I meant to get these up earlier.


Day 11- The Dread of Eating

Over the past few days, a completely unexpected feeling has come over me: The desire not to eat. You would think that someone living on a rather modest budget if a $1 per day would jump at the idea of any food, but the opposite is turning out to be true.

For the past few days, I’ve put off eating as much as possible. I have plenty of food, I know what I can afford to eat, and yet I find myself putting it off.

I think the root of the problem is that food makes me feel slow and sluggish now. Any food. If I have small bowl of spaghetti, I feel like taking a nap for an hour. If I eat a hard boiled egg, I feel like I just had a seven course meal. My body seems to have adapted to the point where any food is interpreted as gorging.

Once I eat for the first time in the day, food for the rest of the day seems more appealing, but I’m regularly delaying that first meal of the day until 6pm or 7pm.


Day 10 - Thinking About Food

The experiment is 1/3 over today, and even though it has only been 10 days, I’m already thinking about food in a very different way than I used to.

Because the company I work for hosts a number of awards ceremonies, receptions and other events, I find myself staring at hotel catering menus a lot when I’m trying to price things out. I was talking to my boss about one such event today and she asked if looking at so many gourmet meals made me hungry all day. I thought about it for a second, and the answer is simply, “no.”

I am hungry a lot, but it doesn’t really overwhelm my thoughts. Before this month, when I thought about food, I thought about taste. Did I want cheese on my burger or did I want chili on my fries? Hell yes I did. It tasted better that way. Salt, Tabasco, sugar, grease… it was all delicious and if I didn’t get it, I somehow felt like I was being robbed of the full dining experience.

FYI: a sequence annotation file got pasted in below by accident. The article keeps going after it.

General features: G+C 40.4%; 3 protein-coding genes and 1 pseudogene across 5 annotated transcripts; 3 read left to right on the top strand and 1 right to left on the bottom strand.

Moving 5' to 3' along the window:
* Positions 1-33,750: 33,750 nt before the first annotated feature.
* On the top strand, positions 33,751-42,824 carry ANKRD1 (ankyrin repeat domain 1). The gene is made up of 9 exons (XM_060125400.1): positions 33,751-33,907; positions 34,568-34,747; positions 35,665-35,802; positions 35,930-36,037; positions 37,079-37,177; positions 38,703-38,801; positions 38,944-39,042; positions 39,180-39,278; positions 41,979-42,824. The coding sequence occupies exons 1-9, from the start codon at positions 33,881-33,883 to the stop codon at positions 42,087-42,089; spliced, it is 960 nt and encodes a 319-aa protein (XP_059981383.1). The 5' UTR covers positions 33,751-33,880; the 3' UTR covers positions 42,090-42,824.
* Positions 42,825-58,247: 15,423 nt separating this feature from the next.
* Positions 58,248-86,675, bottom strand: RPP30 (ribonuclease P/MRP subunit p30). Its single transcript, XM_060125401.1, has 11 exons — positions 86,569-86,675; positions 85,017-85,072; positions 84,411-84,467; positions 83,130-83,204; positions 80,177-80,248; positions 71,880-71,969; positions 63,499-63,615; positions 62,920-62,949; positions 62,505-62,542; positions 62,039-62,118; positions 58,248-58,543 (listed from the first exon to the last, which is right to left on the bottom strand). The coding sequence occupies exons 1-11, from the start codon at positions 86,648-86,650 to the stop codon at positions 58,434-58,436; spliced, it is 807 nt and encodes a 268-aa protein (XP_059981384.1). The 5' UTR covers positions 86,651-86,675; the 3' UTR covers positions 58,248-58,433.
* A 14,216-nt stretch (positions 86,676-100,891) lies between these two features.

Living on a dollar a day, taste isn’t an issue. It all tastes the same. Bread, noodles, beans, rice… it’s all pretty much the same thing. And since you know that’s all you’re really going to be eating, you stop thinking about taste.

This month, all food is the same food. All that matters is that you get it, not how it tastes. And since the flavor and intrigue of food is gone, so is the fun in thinking about it. Food becomes mechanical rather than entertaining. So no, I don’t think about food all day long.


Day 9 - Beans

I had Navy beans for dinner tonight. Just a bowl of them. They took like 2 hours to cook. You would think that “bean technology” would have somehow advanced beyond a 2 hour cook time by now.


Day 8 - A Strange Sensation

It hit me around 12:15pm today. I was on a conference call and my stomach started to hurt. It wasn't too bad at first, but over the span of about 15 minutes, the pain turned from some dull rumblings to sharp pains. Sharp enough that it was hard to stand up. My arms started to feel heavy. For the first time, I wondered if my dollar-a-day-diet was simply going to give out on me.

Since I've told too many people about this project to stop now, I fired back and the pain with a cup of coffee, thinking that perhaps a jolt of free sugar would spark something. It sort of seemed to work. The pain subsided and I was left with just the normal feeling of being mildly hungry. In hindsight, coffee, with all the acid and what not, probably isn't the best drink for a guy on an empty stomach. It's hard to argue with results though.

I think it's going to be very important that I do a better job of spacing my food out over the day. I can't continue to skip breafast and lunch and then load up for dinner.


Day 7 - Desperate Times Lead to Innovation

I invented a new meal tonight. Here's what you do:

Boil up some rice in too much water. About 5 minutes before the rice is done, toss in a handful of frozen vegetables. Once it's all done cooking, mix in some dry potato flakes until they suck up all the excess water.

What you're left with is basically Elmers Paste. You could spakle a wall with it. But it's filling. Really filling. And really really cheap.


Day 6 - Conversations

It’s only six days in and I’ve already had about 20 conversation about why I’m doing this. Here’s the most popular questions so far:

Are you trying to lose weight? (No, but if it happens, it happens.)

Is this religious or political or something? (It is something, but I don’t think it’s religious or political.)

Are you poor? (Yes, but not this poor!)

Are you a vegetarian? (Never before, although it seems like it might be a side effect of this particular diet. I’ll be back to my carnivorous ways on December 1.)